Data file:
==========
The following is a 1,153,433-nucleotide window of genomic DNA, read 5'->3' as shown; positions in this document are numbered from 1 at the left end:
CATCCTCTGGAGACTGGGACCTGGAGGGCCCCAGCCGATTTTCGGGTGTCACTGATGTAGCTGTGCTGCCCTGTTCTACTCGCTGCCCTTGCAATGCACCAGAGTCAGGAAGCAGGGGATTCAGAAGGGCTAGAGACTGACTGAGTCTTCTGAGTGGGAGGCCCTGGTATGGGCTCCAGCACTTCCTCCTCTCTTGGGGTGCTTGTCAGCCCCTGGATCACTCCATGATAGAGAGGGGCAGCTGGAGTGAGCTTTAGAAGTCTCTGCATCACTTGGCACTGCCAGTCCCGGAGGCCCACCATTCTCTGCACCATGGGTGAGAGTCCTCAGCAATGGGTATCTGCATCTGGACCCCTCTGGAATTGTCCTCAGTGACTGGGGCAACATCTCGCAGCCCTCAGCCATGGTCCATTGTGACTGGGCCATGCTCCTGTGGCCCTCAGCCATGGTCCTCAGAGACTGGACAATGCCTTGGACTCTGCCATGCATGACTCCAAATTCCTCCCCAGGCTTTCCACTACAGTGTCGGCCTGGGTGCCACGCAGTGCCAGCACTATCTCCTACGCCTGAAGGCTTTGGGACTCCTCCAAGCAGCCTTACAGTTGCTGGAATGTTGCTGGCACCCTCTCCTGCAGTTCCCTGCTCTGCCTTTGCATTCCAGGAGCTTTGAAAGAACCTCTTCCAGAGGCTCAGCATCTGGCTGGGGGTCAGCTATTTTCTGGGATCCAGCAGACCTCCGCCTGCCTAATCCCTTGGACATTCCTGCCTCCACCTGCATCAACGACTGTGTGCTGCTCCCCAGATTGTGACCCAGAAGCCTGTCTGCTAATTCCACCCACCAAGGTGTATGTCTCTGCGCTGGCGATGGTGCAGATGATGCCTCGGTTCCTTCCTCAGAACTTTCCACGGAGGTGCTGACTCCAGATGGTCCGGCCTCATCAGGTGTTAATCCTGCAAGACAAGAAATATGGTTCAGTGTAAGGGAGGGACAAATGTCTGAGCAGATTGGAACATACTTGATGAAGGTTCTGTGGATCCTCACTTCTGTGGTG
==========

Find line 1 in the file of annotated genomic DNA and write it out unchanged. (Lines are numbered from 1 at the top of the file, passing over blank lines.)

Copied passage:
The following is a 1,153,433-nucleotide window of genomic DNA, read 5'->3' as shown; positions in this document are numbered from 1 at the left end: